The Church’s current state is a crisis of our own making. We have allowed a distorted understanding of the Gospel and of God to fester within the body of the Church to the extent that Pope Francis acknowledges the need to “combat the culture of abuse” now so evident. An underlying disease of power dominating Christian (not just Catholic) structures for centuries accounts for the prevalence of this culture.
I write as a member of an Eastern Catholic Church, for most of its history forced to live as a powerless minority under differing regimes. My Church has not been immune to the enticements of power and concomitant corruption. Yet, it has sustained alternate images and voices, such as the passion-bearer saints Borys and Hlib, martyred for refusing to raise their swords against their brother; or Andriy Sheptytsky, who, in the 1940s, in the name of Catholic-Orthodox unity, offered to surrender his title of Metropolitan of the Ukrainian Greco-Catholic Church (UGCC) to the Orthodox claimant of the see, should there be a restoration of the entire Ukrainian Church’s communion with Rome.
Despite suffering caused by foreign regimes as well as fellow Catholics, the UGCC has endured as a Church of hospitality with a vision of serving in humility and openness to others.
As I write we are in the midst of Easter Week—Bright Week, as we call it. A week of intense celebration of the Resurrection: Christ’s descent into Hades raising Adam and Eve and all humanity with Him. God has become one of us so that we may become one with God. God became one of us, in order that we may rise NOT to the power of monarchs, but to the humility of the One who washes the feet of his followers. The time is of welcome: all the doors of the iconostasis (icon screen) are open, symbolically inviting EVERYONE to join the feast. John Chrysostom proclaimed in his Easter homily: “Come you all: enter into the joy of your Lord. You the first and you the last, receive alike your reward; you rich and you poor, dance together; . . .” Humility and hospitality are the hallmarks of the season: they reveal the truth of our God, who humbles Self to invite us into an intimate relationship with divinity and with each other.
This vision of Church cannot be reconciled with the current Church in crisis, but this vision can revive the Church. A Church dominated by structures of power and streamlined for efficacy by canonical strictures does not nurture humility. An ethos of certainty and exclusivity does not make room for those marked by otherness to imagine themselves invited into the divine embrace. Humility means that we all must stand before the Holy Spirit in the hope that together, whether we are progressives or traditionalists, male or female, rich or poor, Divine Wisdom will make herself known to us. Humility entails that those with privilege must listen to those on the margins of mainstream society and actively allow their voices into our souls. Hospitality, rooted in the Divine embrace, calls us to welcome “saints and sinners” alike – remembering that the degree to which I open myself to the other is the only marker by which I will be known as a follower of the One who welcomes all. Building a Church of humility and hospitality is the path out of our current crisis.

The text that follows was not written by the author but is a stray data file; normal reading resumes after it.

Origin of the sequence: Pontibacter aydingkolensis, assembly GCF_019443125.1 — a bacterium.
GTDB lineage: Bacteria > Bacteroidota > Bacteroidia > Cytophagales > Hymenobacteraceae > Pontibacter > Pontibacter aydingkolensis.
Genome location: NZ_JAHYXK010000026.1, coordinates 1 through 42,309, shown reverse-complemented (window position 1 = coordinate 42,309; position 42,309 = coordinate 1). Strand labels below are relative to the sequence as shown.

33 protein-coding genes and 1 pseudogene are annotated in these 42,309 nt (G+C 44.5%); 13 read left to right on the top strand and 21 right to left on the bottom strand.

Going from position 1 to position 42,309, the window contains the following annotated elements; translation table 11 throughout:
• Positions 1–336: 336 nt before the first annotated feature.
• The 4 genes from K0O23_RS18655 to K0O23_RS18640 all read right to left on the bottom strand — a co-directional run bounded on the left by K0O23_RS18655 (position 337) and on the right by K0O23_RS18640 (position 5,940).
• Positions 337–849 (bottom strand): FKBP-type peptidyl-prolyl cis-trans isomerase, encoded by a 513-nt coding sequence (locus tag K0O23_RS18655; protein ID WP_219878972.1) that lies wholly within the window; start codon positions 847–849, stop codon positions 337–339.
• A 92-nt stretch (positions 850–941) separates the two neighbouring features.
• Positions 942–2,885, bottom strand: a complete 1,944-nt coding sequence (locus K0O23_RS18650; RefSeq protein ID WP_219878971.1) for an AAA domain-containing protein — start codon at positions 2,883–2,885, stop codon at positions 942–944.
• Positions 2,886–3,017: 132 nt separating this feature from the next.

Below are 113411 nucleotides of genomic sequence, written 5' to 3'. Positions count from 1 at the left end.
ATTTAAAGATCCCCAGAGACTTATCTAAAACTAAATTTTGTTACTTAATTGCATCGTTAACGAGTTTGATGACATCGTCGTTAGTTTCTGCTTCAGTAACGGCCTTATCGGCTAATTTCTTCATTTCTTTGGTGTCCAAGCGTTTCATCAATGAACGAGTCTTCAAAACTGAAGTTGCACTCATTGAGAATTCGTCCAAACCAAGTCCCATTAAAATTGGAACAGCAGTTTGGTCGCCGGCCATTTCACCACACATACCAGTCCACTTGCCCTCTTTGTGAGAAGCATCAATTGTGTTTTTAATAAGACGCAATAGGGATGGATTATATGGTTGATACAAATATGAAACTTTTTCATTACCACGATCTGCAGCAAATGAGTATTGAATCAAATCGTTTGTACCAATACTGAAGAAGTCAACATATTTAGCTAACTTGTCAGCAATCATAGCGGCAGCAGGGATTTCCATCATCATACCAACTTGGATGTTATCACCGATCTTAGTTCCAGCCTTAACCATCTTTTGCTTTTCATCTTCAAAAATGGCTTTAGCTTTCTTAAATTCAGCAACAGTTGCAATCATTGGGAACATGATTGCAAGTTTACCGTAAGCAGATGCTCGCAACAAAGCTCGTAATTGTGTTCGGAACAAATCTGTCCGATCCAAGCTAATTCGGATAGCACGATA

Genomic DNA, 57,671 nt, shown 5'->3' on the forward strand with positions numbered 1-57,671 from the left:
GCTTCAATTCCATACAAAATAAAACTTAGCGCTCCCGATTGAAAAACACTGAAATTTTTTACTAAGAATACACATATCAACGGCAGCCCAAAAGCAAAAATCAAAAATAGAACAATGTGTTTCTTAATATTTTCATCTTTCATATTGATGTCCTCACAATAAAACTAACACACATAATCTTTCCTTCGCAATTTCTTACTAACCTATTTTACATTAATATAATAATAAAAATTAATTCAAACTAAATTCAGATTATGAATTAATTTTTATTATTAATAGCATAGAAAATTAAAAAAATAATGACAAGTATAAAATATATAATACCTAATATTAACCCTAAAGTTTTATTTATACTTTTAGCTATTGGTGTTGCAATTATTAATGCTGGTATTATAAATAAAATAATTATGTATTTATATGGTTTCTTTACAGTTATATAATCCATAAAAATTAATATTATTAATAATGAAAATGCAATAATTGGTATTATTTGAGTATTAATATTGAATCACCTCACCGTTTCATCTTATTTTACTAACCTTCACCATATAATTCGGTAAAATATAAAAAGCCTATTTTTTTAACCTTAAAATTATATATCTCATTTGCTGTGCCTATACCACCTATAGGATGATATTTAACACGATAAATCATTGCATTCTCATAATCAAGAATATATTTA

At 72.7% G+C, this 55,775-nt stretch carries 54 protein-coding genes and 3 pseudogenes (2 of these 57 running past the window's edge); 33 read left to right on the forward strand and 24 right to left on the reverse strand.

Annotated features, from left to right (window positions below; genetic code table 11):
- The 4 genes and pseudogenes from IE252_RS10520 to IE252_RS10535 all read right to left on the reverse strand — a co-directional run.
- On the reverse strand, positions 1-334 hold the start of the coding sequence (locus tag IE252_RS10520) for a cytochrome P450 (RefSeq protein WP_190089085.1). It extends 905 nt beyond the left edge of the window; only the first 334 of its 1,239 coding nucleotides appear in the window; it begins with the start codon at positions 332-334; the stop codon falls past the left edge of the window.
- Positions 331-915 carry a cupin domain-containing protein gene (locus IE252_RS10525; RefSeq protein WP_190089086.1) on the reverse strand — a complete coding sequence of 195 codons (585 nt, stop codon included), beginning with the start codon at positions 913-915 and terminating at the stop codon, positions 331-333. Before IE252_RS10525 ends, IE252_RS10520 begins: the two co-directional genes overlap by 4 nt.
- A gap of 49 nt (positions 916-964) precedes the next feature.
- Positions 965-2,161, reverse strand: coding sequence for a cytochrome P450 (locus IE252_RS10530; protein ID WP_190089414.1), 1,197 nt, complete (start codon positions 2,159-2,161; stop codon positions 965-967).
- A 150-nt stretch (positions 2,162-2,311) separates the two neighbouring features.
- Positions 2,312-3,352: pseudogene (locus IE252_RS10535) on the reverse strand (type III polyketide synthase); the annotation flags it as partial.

A Church of humility and hospitality must renounce structures of power in favor of leaders with spiritual authenticity, venues of heartfelt dialogue and opportunities to experience solidarity. Every community’s mission must make power and efficiency secondary to service and compassion. Local communities should see themselves freed to place their uncertainty, challenges and fears before the Holy Spirit in prayerful expectation of insight, rather than assuming that office holders are the enlightened ones. Office holders must cease to see themselves as divinely ordained to provide all answers or protect the community from a “dangerous” other without recognizing their own fallibility or admitting their own humanity. A Church of humility and hospitality is both the pilgrim Church on the way to the Kingdom and the community aware of its responsibility in ending the desecration of the most precious gift we have been given: divine creation. It is a Church where everyone, especially its leaders, are in a constant process of metanoia: conversion to a fuller living out of the Gospel.
Myroslaw Tataryn is professor emeritus at St. Jerome’s University, Canada, and a Ukrainian Greco-Catholic priest.